Answer by David Kahana:
The design of the towers was unique among steel frame buildings of the time. They were built like a tube within a tube, with the floors supported by trusses that tied on to supporting columns on the outer walls as well as on to the core columns making up the inner tube, where the elevator shafts ran.
The whole design maximized the open volume inside the building, so that there would be a lot of space for offices. This was not a steel cage design like many older steel frame buildings, there were no supporting girders running through the middle of the floors and under them. There were only relatively light floor trusses to keep the floors in place. There was no masonrywork.
This big open volume of course also helped with spreading the fire and making it much worse when the attack happened. There had been fires in the buildings before which were quite serious.
Both the inner tube and the outer tube were load bearing structures, with the weight distributed roughly fifty/fifty between them and carried down to ground.
They were commercially zoned buildings so they did not have to survive for very long in a fire, it wasn’t required. They depended on fireproofing around all of the steel work to insulate the steel from the heat of a potential fire. That fireproofing was sprayed on to the members of the floor trusses and there was also fireproofing built around the core columns as well so that they could stay cool and hold their structural strength, but only for the time that was considered necessary for evacuating the people. That time was a lot less than a day. In some places the insulation was known not to be adequate and it was in fact in the process of being upgraded when the planes hit.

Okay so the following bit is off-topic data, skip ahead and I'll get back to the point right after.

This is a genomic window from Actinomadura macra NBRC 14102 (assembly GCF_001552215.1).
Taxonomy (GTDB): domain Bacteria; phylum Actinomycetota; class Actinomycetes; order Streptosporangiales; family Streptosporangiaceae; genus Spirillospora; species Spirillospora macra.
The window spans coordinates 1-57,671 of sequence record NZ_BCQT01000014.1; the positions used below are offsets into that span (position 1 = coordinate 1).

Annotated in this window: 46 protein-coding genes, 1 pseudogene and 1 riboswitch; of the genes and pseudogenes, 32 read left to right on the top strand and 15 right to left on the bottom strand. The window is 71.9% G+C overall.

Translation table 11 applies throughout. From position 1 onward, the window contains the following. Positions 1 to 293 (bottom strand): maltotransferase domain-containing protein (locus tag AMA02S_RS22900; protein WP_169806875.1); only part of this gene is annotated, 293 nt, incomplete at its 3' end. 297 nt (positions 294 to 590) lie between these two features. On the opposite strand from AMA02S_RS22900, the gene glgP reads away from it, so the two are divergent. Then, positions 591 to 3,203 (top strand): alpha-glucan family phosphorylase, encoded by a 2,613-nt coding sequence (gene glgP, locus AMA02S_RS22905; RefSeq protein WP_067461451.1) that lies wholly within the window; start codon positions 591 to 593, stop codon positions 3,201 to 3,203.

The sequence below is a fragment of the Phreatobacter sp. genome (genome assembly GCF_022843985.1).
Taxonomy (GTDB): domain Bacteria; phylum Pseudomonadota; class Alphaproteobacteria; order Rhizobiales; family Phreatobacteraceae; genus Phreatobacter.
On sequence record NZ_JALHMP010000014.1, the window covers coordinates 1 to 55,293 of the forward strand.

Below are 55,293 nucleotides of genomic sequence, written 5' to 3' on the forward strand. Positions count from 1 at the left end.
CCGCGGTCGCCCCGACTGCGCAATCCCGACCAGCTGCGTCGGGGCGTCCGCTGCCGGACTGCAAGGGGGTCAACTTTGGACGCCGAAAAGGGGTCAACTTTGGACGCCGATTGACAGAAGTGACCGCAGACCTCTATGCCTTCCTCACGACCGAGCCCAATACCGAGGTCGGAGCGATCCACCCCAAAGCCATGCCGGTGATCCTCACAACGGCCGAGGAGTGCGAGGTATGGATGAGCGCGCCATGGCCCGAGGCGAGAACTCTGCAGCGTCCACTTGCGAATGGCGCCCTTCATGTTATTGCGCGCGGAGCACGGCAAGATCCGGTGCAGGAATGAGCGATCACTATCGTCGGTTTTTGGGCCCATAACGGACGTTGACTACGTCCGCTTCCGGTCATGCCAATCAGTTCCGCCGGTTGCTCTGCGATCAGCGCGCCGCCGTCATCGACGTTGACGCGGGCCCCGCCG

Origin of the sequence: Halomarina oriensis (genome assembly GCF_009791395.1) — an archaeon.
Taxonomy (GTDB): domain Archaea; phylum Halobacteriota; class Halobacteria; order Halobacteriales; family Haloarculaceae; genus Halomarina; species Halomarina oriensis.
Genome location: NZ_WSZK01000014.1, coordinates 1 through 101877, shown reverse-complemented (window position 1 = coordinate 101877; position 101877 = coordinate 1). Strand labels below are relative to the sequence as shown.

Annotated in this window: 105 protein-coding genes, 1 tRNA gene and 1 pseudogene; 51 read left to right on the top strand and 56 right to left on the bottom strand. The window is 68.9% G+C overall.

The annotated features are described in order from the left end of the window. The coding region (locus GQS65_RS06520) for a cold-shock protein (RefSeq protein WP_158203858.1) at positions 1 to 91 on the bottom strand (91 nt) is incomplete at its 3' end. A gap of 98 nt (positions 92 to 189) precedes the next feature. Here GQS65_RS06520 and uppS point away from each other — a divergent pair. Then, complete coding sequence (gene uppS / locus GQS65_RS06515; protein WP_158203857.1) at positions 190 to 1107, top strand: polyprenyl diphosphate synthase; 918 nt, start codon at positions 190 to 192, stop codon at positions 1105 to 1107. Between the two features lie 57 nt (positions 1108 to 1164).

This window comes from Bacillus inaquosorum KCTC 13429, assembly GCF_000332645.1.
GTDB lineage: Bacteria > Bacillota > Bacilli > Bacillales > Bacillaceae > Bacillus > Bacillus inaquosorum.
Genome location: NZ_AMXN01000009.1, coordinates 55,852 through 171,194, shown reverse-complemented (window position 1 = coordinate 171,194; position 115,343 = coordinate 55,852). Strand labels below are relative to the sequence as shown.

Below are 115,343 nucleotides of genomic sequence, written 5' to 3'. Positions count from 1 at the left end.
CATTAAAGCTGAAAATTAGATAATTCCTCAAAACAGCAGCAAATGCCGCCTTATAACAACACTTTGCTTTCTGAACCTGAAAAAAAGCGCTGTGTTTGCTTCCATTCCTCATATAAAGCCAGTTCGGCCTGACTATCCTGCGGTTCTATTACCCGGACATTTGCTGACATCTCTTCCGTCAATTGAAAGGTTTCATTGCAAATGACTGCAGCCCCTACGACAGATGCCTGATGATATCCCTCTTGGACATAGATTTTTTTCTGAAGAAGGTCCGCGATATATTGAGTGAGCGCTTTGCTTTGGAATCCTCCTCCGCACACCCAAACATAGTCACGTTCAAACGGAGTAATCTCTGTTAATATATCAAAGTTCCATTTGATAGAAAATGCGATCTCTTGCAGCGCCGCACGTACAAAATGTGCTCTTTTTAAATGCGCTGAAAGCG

The impacts of the airliners cut huge gashes through the outer walls, shifting the weight that the damaged walls were bearing through the roof truss to the core columns and to the other undamaged walls, which was what the design was made to do. A lot of the insulation was stripped from the floor trusses when the airliners went through. Core columns suffered significant damage on the impact floors, some were destroyed, and insulating structures were stripped away – an open tube in the core now ran up and down across several floors where the fire began to burn. First from the fuel, then from the office materials and the materials of the airliners. All of it could burn. And steel of the now overloaded and out of true core columns was in places open to the flame. The floor trusses were also open to flame.
Given all of this damage, it did not need to be an extremely hot fire to cause the collapse, which was quick, but I wouldn’t say was exactly so easy. But these were massive and pretty hot fires. It’s sometimes hard to see from the outside shots, but they went across several floors. They were a horrible inferno in fact. They were very bad fires.
The collapse when it happened can clearly be seen to have initiated near the impact floors high in the building, and it was initiated by the loss of integrity in the core. The core was stressed by damage, by additional weight, by fire, and by the distortion of the floor trusses due to fire as well. When it fails the building core unweights again through the roof truss onto the damaged outer walls which, having been well heated and which are already curving inwards at this point in time, then finally fail under the overload and progressively unzip all the way around the building. The now mostly unsupported top then falls downward onto the lower floors which can’t take the dynamic load and it’s all over.
But you should remember that almost all of the people below the impacts in both towers were evacuated, while almost nobody above the impacts survived.
The towers stood for long enough that they could be evacuated, where there was actually a route for the people to travel down. Above the impacts the people were trapped. The stairways were cut completely in one tower at the level of impact, in the other tower one stairway of three survived, and a few people actually made it down from the zone above the impact, or so I remember.